• Agreed, but I would also note that Joba turned out to be good, not great. ie He’s no Nolan Ryan. There’s also a huge problem in anything but the widest perspective comparing pitchers to position players.

  7. Brett Lawrie just slept with your sister in the back of his pickup truck. After he was finished, he left her by the side of the highway in Barrie, and she had to hitchhike home. Are you angry or proud? … Proud. That’s how fucking awesome Brett Lawrie is.

  8. I have Lawrie hitting third in front of Bautista in 2K12 and he’s well on his way to Cooperstown. So there’s that.

    Holy fuck yes seconded to him saying that when he plays against the best he turns on his jets. I imagine his next words were: “Yaaaaaaa let’s do keg stands!” and then ran around the room giving everyone exploding fist-bumps but a little too hard.

  9. That’s quite a ballwashing.

  10. Am I seeing things, or did Stark write that whole thing without mentioning once that Lawrie is Canadian?

  11. “I’m not the same as everybody else. I’m Brett Mother Fuckin Lawrie.”

  12. George Brett Lawrie.

  13. I can’t believe no one has said this yet…

    Nails much?

  14. I think Lawrie is gonna be an amazing player…but I’m feeling a let down coming on.

    People are making him out as the best 3B in baseball already. I think he can be the best 3B within the next 3 years, but not next year.

    Even last year Lawrie started to slow down off his crazy pace. In September he only had an .804 OPS. I know, .804 is still really fucking awesome, but still…

  15. Wow, finally some actual praise for Lawrie from the GB/DJF group, without a single snarky fuckin Maple Dick comment.

    Holy fuck yes.

  16. /warmandfuzzy

  17. My wife hates the cocky SOB which tells me he is something special. She only hates the good players.

    • I know what you mean.

      Love this quote: «I’m not the same as everybody else. I’m Brett Lawrie»

      Lawrie has a shit load of want in his game.

  18. This was obviously a huge story. It required Stoeten posting on a Sunday!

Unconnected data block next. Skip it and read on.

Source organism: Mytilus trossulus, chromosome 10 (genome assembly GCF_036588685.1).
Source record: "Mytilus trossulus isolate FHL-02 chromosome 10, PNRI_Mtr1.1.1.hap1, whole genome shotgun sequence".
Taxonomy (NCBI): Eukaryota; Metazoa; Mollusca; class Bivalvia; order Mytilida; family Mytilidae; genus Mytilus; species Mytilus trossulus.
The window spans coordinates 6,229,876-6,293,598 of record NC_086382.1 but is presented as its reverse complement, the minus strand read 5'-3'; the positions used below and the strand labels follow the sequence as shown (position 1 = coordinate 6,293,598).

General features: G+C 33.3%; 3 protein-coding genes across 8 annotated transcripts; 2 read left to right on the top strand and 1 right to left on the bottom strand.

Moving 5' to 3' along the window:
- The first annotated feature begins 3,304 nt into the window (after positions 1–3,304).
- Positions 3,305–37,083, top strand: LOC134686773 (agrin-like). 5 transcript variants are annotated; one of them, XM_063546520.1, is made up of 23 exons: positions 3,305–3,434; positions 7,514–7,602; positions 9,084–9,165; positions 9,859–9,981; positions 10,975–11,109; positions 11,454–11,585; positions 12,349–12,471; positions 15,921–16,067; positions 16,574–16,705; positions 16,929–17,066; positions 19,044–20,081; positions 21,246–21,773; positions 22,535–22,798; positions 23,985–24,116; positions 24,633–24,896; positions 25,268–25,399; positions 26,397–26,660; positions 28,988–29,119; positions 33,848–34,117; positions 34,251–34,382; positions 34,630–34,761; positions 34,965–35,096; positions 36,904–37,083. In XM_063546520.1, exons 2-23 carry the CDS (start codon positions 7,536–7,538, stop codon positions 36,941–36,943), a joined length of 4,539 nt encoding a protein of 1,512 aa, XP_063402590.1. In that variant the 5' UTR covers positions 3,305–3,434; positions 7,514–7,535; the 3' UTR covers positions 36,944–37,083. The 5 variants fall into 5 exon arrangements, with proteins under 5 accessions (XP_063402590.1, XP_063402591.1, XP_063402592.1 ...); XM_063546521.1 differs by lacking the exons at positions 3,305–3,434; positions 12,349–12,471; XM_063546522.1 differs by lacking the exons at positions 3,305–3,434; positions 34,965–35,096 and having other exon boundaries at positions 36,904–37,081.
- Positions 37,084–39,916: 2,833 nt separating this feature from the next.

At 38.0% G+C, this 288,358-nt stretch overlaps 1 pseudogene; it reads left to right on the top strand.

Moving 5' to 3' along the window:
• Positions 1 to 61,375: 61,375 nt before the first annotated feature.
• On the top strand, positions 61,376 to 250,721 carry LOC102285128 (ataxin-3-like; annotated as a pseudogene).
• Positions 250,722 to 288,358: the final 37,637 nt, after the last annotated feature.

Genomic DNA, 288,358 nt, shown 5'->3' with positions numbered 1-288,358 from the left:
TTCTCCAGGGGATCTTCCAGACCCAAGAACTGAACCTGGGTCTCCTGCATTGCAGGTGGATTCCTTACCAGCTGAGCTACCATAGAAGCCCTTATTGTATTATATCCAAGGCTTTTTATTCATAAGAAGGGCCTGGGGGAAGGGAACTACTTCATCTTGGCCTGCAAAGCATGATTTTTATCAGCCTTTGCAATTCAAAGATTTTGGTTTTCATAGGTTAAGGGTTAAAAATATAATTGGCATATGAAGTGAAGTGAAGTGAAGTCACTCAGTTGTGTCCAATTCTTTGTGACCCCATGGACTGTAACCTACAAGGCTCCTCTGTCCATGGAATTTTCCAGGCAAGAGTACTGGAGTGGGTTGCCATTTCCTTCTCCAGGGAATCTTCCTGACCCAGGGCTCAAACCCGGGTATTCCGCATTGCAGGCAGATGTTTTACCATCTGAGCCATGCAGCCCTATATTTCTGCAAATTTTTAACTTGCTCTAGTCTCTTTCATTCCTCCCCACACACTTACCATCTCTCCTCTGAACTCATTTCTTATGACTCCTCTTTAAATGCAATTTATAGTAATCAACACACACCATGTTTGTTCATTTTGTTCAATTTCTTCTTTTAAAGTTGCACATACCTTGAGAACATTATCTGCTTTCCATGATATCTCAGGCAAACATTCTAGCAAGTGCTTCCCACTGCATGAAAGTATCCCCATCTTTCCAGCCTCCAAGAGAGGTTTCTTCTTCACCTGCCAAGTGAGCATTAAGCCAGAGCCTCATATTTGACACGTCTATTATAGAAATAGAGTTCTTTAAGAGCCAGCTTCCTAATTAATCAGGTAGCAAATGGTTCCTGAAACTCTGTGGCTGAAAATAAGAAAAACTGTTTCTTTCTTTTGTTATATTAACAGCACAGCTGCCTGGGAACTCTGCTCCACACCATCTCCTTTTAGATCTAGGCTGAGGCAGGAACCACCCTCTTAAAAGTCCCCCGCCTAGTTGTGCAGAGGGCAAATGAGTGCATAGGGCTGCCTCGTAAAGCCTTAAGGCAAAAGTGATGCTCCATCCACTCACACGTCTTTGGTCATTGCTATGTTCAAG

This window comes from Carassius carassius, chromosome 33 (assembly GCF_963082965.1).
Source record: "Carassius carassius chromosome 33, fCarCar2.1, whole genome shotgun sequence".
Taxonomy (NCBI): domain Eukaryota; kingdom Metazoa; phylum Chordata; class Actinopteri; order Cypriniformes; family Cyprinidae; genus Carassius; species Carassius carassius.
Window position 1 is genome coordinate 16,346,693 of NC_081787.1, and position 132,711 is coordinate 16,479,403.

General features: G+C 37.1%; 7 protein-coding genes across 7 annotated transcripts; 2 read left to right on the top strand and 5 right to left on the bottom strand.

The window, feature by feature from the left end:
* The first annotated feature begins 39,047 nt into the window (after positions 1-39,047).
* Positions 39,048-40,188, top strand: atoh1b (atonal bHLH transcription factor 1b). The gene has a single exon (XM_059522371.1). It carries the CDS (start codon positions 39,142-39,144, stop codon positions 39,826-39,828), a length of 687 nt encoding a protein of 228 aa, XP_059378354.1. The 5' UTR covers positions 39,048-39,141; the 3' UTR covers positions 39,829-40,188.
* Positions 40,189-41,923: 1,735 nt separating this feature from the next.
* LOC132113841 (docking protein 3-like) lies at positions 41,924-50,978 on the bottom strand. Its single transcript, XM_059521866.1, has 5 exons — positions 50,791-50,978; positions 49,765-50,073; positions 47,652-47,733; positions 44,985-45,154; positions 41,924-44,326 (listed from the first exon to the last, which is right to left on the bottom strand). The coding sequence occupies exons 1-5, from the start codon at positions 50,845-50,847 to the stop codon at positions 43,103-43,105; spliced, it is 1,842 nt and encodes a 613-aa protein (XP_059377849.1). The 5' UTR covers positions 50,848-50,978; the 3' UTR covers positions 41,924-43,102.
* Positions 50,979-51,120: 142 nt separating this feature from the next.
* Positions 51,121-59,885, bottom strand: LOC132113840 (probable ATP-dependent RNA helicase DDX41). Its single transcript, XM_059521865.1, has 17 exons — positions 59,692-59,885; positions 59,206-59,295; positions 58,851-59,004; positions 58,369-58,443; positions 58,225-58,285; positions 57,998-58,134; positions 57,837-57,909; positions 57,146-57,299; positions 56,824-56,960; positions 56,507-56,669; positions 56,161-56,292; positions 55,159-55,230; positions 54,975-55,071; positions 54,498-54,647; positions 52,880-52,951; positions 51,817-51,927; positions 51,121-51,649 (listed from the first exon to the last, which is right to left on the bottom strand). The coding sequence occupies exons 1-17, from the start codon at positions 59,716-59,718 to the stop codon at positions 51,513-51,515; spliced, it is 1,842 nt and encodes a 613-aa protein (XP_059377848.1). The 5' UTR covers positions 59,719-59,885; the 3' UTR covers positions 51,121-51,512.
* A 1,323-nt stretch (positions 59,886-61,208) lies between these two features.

19. I fear Brett Lawrie.

  20. So do I…

  21. I am doing my best to not get caught up in this hype. I want to. I really do. But I don’t want to be let down if he is not Jesus.

  22. Someone showed me this last night…
    Might be old news…

  23. You have to think that if Lawrie starts the season like gangbusters then he deserves consideration to hit in the 3 hole and push Bautista to 4.

    And yes that was a very penis-polishing article. The thing I like the most about Lawrie is the intensity he brings to the dugout. The Jays have been lacking that energy since VW became our ‘captain’

    • From all my years playing sports I have never noticed a positive correlation between the energy/intensity of the captain and team success. In fact, if I’ve noticed a correlation it would actually be the opposite.

  24. Stark hit on by far the most important attribute for a manager. And that is to allow each player the opportunity to hit his potential regardless of personality type.

    It’s difficult to quantify and is not as easily observable as in-game management, but it has a far greater impact on a franchise.

    The best in-game manager is going to add how many extra wins a yr? Maybe a handful if everything goes right. The manager (and organization) that allows talent to emerge is way ahead of the game.

    Exhibit A is Yunel Escobar.

    Exhibits B and C could very well be Brett Lawrie and Colby Rasmus.

  25. Any streams for the game today?

  26. What do you guys know about McGowan? Left the game, foot, not under his own power.

    • Not good imo…sets him back as far as stretching out (Wilner) which is true. I think this is the door opening for Drabek to step right in.

  27. I just wanted to put this out there. Brett Lawrie is fucking awesome. Laffey fucking sucks and the jays would be stupid to allow him to make the team. Jojo 2.0

  28. Speaking of the “fuck yeah!” attitude rubbing off, how about a gigantic FUCK YEAH for Henderson Alvarez?

    Five innings, one hit, TWENTY FIVE pitches, all strikes. That sure got the attention of my maple boner. 25 pitches in 5 IP?

  29. Mcgowans injury is actually quite serious. Plantar Fasciitis (sp?) can linger the whole season and can affect his pitching. I dont understand why he is even being considered for the rotation. He should be in the bullpen. No way his shoulder holds up for 150 + IP. Just put Drabek in his place and have Hutch in the minors for backup.

    • The Jays figured he be able to recover better when he starts rather than relieving. Less wear and tear on the arm.

  30. stark’s stat comparison borders on ridiculous when you consider nearly every player had more than double the ABs of lawrie

    sill good article with a grain of salt

  31. This George Brett fella must’ve been pretty good. I had no idea he was being compared to Brett Lawrie

  32. [...] The Blue Jays sent Travis Snider to Triple-A over the weekend, opting to start the season with Eric Thames in left field.  Which is too bad, because a left field of Snider, seen here in this photo from our friends at The Score, and a center field of Colby Rasmus, seen here in this NotGraphs post, would have been all sorts of 1970s hair-tastic. At least you’ll probably get to see Brett Lawrie play third base before he’s enshrined in the Hall of Fame. [...]